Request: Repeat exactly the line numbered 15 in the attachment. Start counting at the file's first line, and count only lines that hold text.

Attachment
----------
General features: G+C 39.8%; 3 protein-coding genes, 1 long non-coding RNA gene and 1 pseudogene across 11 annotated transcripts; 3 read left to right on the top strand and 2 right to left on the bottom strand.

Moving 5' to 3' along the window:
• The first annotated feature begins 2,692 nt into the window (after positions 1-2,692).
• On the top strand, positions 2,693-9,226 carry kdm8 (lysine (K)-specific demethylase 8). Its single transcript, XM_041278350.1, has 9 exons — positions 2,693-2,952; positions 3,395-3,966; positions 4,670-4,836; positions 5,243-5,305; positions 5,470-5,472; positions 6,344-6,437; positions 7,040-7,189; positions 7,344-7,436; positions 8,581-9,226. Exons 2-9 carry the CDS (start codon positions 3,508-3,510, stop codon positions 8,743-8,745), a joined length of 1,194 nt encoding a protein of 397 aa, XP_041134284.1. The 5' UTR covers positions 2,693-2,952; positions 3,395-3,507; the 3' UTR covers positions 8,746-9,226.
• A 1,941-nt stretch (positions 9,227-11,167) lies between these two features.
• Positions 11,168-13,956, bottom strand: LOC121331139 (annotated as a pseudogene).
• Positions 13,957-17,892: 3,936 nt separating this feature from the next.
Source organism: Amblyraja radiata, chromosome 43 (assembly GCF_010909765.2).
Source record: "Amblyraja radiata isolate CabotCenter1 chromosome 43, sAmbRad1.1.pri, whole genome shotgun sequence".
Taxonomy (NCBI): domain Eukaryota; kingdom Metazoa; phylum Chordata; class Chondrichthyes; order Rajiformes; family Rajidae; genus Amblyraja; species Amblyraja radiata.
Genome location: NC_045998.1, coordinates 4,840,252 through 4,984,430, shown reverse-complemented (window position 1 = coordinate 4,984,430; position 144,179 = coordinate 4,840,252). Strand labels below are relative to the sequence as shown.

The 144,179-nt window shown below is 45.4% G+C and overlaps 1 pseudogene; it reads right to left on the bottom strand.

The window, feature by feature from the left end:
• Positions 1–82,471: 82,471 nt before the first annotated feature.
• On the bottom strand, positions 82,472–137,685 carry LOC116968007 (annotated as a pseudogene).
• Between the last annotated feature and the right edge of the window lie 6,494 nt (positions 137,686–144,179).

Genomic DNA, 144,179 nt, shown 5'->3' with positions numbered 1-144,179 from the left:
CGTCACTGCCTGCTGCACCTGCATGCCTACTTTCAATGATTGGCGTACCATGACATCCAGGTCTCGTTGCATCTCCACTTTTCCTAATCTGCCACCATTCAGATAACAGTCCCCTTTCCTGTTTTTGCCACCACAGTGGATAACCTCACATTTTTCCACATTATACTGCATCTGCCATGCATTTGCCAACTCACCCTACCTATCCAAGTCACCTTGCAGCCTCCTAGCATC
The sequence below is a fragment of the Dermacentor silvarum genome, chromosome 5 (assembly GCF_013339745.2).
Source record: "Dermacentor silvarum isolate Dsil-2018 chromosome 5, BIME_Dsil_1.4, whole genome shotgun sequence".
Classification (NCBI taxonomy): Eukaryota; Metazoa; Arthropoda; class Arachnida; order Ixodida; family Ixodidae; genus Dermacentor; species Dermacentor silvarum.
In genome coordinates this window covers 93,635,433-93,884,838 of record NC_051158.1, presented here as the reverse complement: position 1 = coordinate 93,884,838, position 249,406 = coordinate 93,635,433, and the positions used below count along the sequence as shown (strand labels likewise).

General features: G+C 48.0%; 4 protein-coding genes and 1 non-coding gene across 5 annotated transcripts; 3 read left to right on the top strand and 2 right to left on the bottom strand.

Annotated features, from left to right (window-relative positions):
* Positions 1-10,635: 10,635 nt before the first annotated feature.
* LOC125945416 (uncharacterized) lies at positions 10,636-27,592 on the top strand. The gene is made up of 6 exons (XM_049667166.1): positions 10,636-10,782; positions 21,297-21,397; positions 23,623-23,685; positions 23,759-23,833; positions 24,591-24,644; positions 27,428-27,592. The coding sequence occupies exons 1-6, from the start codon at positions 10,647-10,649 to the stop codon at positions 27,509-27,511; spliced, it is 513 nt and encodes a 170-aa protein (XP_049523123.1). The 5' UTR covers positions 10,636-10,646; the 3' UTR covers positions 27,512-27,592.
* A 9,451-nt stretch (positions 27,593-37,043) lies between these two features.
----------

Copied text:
• On the bottom strand, positions 82,472–137,685 carry LOC116968007 (annotated as a pseudogene).